By the way, I'm not claiming that Phelps is any of those things; I'm just showing how the phrase can be used.

  • 1
    Probably safe to say he's at least the first one. – coburne Oct 18 '16 at 19:03
  • Pro sports are evolving so fast in terms of athlete training and conditioning, that even Phelps or Bolt are bound to be surpassed sometime. – Mindwin Oct 18 '16 at 19:09
  • 3
    In sports we often shorten the "greatest of all time" to The G.O.A.T.. Read as goat. – earl3s Oct 20 '16 at 3:15
5

You could use a word that figuratively describes the person as being beyond human...

transcendent

superhuman

Or a word that describes him as having no equal...

unparalleled

Some people describe such a person colloquially, as a phenom.

  • 1
    +1 for transcendant, which is what I would have added. Not sure I agree about the others though. – Adrian Larson Oct 19 '16 at 13:20
4

English speakers (or at least writers) might in fact revert to a Latin phrase that has found its way into English usage and say "He is sui generis", meaning literally "He is of his own kind".

  • 2
    I would be shocked to find a single use of "sui generis" with this meaning anywhere in the literature. – user43477 Oct 20 '16 at 14:32
  • @NajibIdrissi Just for example, second paragraph second sentence of this: scottishreviewofbooks.org/free-content/nobel-for-dylan – Mike Scott Oct 20 '16 at 14:36
  • It is not clear at all that it is used with the meaning "so good that it isn't even considered in the classification". – user43477 Oct 20 '16 at 14:41
4

If you're talking to a statistician, you can call this an outlier. It describe a data point that is so unlike the other that they are often excluded from the data set.

3

You could use:

  • Unrivaled
  • Beyond compare
  • Without equal

In data science we consider that person an outlier. Meaning someone that is an anomaly, or set apart from the main body. We use it to describe a piece of data that, if we include it, throws off how we measure everything else. So we often remove them from consideration.

  • Plus one for anomaly and how we must remove them from consideration, lest we needlessly skew the results. Just be sure you always mention that you did so, for posterity. – Mazura Oct 20 '16 at 2:00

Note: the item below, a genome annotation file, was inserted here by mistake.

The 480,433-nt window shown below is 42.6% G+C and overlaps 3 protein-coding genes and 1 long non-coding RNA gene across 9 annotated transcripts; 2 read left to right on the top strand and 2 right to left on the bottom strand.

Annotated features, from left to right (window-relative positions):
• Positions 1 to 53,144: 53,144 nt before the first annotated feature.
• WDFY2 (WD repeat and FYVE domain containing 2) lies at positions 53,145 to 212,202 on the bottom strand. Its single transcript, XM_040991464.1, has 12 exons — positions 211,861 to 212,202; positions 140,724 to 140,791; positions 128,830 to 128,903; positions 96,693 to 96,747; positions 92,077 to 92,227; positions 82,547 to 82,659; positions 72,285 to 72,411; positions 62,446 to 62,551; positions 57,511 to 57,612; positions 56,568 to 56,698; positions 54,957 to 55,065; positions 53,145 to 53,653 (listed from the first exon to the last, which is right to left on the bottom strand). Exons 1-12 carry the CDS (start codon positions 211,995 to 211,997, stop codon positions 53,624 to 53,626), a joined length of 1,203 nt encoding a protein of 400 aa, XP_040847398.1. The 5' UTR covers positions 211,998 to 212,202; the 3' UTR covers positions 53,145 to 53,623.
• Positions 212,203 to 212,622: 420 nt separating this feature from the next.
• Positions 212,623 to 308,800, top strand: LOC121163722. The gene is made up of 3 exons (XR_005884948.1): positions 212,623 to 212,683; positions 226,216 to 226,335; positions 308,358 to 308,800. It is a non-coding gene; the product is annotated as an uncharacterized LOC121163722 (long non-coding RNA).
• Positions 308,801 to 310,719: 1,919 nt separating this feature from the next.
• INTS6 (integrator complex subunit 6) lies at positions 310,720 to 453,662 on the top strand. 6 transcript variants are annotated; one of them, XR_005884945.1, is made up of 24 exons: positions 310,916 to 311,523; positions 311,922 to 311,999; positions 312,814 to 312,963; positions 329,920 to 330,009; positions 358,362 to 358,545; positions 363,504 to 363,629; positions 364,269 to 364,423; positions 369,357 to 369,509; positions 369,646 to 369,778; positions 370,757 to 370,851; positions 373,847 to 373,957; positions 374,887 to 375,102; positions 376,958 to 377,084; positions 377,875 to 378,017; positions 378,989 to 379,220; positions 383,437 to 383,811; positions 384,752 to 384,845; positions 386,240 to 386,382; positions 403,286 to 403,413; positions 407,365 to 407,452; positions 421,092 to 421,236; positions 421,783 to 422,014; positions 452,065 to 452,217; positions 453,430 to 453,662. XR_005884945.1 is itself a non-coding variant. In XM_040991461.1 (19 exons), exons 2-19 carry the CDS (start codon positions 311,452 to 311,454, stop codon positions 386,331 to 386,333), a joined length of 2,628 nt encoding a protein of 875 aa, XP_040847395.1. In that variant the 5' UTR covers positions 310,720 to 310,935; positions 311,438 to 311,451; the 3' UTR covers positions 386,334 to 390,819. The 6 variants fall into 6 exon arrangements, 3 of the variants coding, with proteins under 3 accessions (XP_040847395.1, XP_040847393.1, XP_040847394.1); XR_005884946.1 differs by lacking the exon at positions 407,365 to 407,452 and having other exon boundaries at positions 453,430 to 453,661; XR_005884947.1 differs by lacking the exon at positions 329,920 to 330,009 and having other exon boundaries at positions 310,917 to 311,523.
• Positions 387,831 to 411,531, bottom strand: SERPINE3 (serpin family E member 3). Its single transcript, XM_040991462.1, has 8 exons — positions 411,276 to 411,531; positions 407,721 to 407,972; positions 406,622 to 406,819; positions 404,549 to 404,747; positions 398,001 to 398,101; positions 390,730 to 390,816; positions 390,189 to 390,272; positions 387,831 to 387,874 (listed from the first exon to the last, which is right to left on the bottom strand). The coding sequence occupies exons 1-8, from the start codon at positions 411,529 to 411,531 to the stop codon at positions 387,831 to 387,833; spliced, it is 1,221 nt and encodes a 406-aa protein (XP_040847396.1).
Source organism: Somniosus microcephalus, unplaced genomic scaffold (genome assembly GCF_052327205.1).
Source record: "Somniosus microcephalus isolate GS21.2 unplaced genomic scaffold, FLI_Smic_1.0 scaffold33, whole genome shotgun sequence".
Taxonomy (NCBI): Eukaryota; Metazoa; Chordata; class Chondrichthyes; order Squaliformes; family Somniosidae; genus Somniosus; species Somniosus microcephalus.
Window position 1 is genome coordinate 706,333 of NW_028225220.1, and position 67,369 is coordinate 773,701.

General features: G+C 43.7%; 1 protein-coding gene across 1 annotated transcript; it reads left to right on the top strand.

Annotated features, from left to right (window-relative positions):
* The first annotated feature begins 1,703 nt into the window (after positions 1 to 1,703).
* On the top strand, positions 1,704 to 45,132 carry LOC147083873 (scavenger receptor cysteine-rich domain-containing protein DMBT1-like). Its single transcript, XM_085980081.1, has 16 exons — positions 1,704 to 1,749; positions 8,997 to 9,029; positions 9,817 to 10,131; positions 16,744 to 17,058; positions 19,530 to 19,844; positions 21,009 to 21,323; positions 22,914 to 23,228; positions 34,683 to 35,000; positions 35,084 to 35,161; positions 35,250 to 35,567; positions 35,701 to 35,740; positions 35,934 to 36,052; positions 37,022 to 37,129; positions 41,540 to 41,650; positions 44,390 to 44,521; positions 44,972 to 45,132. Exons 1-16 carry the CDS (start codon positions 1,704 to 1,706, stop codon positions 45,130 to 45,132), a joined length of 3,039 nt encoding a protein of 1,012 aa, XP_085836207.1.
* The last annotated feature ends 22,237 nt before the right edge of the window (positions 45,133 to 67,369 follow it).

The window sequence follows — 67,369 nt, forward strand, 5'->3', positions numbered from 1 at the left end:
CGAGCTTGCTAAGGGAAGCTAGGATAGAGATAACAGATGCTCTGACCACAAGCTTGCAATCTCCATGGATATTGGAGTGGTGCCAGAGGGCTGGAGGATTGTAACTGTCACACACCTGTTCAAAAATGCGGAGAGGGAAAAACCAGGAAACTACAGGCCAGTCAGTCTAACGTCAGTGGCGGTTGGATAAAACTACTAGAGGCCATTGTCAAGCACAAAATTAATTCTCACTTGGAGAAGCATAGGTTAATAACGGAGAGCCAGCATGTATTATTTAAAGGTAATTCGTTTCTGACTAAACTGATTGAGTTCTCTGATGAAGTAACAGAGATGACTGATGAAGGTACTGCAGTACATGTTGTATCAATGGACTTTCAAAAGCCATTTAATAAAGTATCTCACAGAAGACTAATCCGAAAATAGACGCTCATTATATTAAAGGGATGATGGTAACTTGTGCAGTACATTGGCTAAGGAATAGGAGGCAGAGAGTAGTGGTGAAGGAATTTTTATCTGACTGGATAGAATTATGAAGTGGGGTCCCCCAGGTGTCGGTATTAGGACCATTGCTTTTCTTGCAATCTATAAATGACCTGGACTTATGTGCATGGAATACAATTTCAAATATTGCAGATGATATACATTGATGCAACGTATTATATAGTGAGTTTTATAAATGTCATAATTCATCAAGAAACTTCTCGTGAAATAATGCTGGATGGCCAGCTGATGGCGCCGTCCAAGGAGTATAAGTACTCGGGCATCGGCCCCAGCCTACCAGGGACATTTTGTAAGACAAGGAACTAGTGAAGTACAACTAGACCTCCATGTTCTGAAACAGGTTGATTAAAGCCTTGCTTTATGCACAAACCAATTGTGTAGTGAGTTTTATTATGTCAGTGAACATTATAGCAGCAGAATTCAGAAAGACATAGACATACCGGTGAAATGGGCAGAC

• Quite true. Have to mention that you removed outliers. – earl3s Oct 20 '16 at 3:13
1

They broke the mold (when they made somebody/something).

something that you say which means someone or something is very special and that there is not another person or thing like them. They broke the mold when they made Elvis. There's never been a star to match him.TFD

0

The term that immediately comes to mind for me is:

A natural (n) -- a person regarded as having an innate gift or talent for a particular task or activity.

This distingushes a person who seems to have been born with great skill or talent for something from a person who merely became good at it through rigorous practice.

Example:
Einstein is one of the greatest scientists to have ever lived. While he spent most of his life refining his theories of relativity (practicing his craft), the brilliance that led him to the idea in the first place was something he was born with.

This is backed up by science, by the way. Einstein's brain has been analyzed ever since his death. Sadly, this means that no amount of learning and practice will ever make you as as much of a genius as he was.

To use your example:

Michael Phelps doesn't count. He's a natural.

  • I don't think this answers the question. Most "naturals" are not the very best, especially not to the degree the OP is looking for. – Matthew Read Oct 21 '16 at 18:06
0

You could say he's in a class by himself, meaning he's unique, unrivaled or has no equal.

Usain Bolt is in a class by himself.

0

Another option is to say that he "stands head and shoulders above" the competition, indicating that his skill level is significantly more than anyone else's.

See http://idioms.thefreedictionary.com/head+and+shoulders+above

-1

The epitome of the selected proper noun.

  • 1
    I understand where you are going with this, but please provide details to explain why this might work. – Em. Oct 20 '16 at 19:45
-3

Exemplary

ex·em·pla·ry
iɡˈzemplərē/
adjective
1.
serving as a desirable model; representing the best of its kind.

  • I don't think this indicates the same degree of dominance that the OP is looking for. – Matthew Read Oct 21 '16 at 18:10

Not the answer you're looking for? Browse other questions tagged or ask your own question.